T20 cricket, and in particular India, have changed cricket forever. After realising the popularity of the shortest form of the game, India developed the IPL (Indian Premier League). Each team in this league is privately owned and is permitted four overseas players. Consequently this competition attracts some of the world’s best players. The worldwide interest in the annual tournament results in large amounts of sponsorship which generates significant revenue. This, in turn benefits many parties financially. The most significant however, is the players. Players can earn upwards of $500,000 for roughly six weeks work (IPL Player auctions 2011).

Australia has since established its own T20 domestic competition (Big Bash League), which in 2011 has been revamped to include city (rather than state) based teams which will be sold for private ownership. This revamp to the competition has been addressed in the Argus Report. Although private ownership may be financially beneficial for each team, the report details how it could also be harmful to Australian cricket. As stated in the review ‘private owners will not have the same objectives as CA, so introducing them to the Australian cricket system risks compromising the achievement of CA’s goals. For example, private owners have a strong incentive to expand the Big Bash regardless of its impact on international or State Cricket. This may compromise our goal of being No.1 in Test Cricket’ (Argus Review 2011). As a result, potential owners are limited to buying a maximum of 49% of the team. As a consequence though, corporate tycoons who would be likely to invest are reluctant to spend their money as they would not have the controlling stake (Dorries 2011).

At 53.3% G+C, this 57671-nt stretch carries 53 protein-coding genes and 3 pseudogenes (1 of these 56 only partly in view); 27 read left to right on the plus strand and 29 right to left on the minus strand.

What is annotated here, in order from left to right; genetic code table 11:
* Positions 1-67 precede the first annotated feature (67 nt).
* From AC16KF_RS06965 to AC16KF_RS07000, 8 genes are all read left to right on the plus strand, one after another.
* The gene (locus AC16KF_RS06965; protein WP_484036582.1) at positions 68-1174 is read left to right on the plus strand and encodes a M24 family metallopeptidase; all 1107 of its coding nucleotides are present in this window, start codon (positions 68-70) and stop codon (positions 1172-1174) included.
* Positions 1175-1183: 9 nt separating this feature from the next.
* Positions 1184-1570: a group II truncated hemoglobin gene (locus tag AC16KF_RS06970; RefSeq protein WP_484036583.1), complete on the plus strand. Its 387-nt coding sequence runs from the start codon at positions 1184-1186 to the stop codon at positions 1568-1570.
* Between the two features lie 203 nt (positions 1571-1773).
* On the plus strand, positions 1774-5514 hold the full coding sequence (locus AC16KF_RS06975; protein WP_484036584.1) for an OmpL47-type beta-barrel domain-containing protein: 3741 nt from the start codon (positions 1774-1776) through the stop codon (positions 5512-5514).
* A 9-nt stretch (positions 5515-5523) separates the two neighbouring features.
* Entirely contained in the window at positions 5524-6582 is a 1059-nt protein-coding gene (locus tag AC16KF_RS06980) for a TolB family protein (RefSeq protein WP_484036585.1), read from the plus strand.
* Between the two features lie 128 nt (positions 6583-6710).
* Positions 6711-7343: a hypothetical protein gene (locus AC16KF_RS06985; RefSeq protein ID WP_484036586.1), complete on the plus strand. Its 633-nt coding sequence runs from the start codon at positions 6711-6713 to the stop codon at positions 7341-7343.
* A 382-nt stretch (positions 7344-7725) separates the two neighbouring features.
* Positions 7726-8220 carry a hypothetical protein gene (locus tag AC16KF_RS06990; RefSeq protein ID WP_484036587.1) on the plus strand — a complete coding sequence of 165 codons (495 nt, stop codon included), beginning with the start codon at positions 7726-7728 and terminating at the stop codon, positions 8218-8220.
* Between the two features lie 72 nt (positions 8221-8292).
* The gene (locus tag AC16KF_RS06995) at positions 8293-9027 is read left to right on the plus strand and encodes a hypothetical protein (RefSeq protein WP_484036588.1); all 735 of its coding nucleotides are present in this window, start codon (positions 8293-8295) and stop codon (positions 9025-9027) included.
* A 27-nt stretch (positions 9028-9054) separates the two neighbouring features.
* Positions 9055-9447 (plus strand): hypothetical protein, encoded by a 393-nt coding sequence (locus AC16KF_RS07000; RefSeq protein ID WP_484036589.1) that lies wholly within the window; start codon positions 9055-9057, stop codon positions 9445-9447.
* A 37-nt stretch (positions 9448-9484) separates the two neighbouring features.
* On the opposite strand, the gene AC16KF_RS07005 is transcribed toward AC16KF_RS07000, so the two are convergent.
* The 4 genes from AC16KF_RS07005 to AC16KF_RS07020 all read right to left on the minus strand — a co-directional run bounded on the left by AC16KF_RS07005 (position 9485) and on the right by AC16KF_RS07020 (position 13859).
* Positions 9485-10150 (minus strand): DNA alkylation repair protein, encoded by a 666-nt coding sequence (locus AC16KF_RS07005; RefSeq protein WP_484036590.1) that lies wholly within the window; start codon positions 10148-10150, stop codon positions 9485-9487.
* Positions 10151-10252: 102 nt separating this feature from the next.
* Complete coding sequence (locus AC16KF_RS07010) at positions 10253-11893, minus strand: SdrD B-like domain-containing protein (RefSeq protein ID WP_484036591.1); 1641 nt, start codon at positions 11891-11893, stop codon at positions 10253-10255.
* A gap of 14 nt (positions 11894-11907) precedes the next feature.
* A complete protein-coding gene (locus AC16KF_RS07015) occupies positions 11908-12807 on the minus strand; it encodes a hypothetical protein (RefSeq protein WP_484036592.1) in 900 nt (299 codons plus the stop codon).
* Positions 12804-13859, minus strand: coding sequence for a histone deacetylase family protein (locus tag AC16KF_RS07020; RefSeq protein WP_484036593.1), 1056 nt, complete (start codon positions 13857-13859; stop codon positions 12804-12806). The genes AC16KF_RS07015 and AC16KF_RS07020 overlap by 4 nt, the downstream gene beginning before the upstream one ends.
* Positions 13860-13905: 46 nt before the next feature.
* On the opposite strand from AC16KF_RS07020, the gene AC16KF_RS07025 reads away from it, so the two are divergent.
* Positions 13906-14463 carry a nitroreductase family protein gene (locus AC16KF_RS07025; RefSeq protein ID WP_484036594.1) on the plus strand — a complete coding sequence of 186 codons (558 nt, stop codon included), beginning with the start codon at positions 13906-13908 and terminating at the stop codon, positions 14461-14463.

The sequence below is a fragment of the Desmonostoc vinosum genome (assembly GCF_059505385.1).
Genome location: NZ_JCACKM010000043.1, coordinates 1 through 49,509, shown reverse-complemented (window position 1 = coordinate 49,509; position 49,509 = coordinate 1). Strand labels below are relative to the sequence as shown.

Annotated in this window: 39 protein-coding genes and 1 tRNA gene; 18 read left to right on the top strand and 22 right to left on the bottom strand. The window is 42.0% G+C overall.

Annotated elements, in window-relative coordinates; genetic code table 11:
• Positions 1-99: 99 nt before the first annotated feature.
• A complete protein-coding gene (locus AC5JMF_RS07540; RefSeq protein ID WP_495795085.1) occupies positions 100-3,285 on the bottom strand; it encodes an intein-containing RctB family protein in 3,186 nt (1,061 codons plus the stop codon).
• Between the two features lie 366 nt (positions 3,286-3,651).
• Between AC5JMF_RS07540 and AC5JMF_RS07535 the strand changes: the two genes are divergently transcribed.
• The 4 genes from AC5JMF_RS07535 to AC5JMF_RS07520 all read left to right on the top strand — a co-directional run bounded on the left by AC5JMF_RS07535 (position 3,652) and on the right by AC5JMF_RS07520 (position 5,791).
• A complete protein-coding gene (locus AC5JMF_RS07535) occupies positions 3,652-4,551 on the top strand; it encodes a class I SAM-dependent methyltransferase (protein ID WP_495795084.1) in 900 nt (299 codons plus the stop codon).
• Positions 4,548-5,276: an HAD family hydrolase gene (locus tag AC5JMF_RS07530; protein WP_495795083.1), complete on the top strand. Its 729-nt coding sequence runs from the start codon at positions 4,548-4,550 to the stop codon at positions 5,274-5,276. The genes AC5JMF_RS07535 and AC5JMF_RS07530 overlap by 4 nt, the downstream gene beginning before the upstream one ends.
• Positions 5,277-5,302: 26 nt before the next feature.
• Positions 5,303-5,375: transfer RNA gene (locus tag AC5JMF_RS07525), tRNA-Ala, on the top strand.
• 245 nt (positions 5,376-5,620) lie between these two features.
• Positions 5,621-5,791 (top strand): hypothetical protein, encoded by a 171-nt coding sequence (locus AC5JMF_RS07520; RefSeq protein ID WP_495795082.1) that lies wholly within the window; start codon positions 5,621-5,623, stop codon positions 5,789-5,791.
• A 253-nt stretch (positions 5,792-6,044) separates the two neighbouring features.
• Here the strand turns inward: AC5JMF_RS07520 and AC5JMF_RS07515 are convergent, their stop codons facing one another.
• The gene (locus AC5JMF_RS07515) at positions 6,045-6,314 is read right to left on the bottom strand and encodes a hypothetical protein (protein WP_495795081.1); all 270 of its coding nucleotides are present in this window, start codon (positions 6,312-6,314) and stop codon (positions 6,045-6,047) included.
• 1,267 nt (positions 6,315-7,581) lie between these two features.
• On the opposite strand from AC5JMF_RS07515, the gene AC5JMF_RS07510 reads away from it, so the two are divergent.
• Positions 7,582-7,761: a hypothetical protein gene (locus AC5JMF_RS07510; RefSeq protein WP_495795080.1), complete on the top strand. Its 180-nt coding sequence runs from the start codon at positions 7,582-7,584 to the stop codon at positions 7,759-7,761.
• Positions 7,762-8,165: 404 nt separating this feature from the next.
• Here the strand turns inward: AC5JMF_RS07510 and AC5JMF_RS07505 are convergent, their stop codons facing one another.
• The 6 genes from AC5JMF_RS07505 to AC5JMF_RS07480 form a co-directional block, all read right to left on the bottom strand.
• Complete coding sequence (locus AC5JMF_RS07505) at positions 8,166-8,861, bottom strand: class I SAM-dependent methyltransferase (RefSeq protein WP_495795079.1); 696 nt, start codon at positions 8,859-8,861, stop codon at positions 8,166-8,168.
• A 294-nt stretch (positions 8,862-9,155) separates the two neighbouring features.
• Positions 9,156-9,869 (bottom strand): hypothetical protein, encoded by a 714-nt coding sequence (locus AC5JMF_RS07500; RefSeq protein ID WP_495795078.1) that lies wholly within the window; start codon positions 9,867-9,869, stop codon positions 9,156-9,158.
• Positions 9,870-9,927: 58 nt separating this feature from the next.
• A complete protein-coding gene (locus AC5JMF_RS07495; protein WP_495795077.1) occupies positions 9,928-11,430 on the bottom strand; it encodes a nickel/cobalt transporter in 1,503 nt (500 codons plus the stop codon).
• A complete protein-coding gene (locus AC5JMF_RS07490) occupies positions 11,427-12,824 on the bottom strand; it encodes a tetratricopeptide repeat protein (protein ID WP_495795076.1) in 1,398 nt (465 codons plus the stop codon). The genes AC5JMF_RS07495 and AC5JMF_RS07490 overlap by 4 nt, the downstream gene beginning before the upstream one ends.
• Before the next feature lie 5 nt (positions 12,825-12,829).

The above section speaks about player wages. It has been highlighted that many cricketers do not earn extravagant amounts of money despite playing their sport professionally. Endorsements are relied upon by numerous players to supplement their income, while for others, endorsements simply inflate an already sizable income. Shane Watson, currently Australia’s best all-rounder was earlier this year tipped to become Australia’s highest paid player with a salary of around $2 million. However, sponsorship and endorsement deals meant that he was in fact expected to earn nearly $5 million (Dorries & Badel 2011).

Sponsorship is not only important for the players, it is also vital for the survival and development of the sport of cricket itself. This is reflected by the comments of Cricket Australia CEO, James Sutherland when referring to (former) sponsor ‘Travelex’. Sutherland states ‘success at the 2007 World Cup, and overseas tours in general, relies on many factors; and one of the principal factors behind Australia’s success abroad in recent years is its partnership with Travelex who is a wonderful supporter of Australian cricket’ (Travelex Australia 2005).

The aim of the Argus Review is to return the Australian cricket team to the top of the sport again. If this goal is met, the underlying benefits such as increased sponsorship opportunities could be enormous for the continued development and success of our national team. As a sponsored team becomes more successful, they become more popular, thus they are exposed to a wider audience. In turn the sponsorship of that team becomes more sought after by companies as they know their brand will be well represented in front of a huge potential market. The sports team benefits from their success as their sponsorship rights will attract an inflated price (Khera Communications 2007).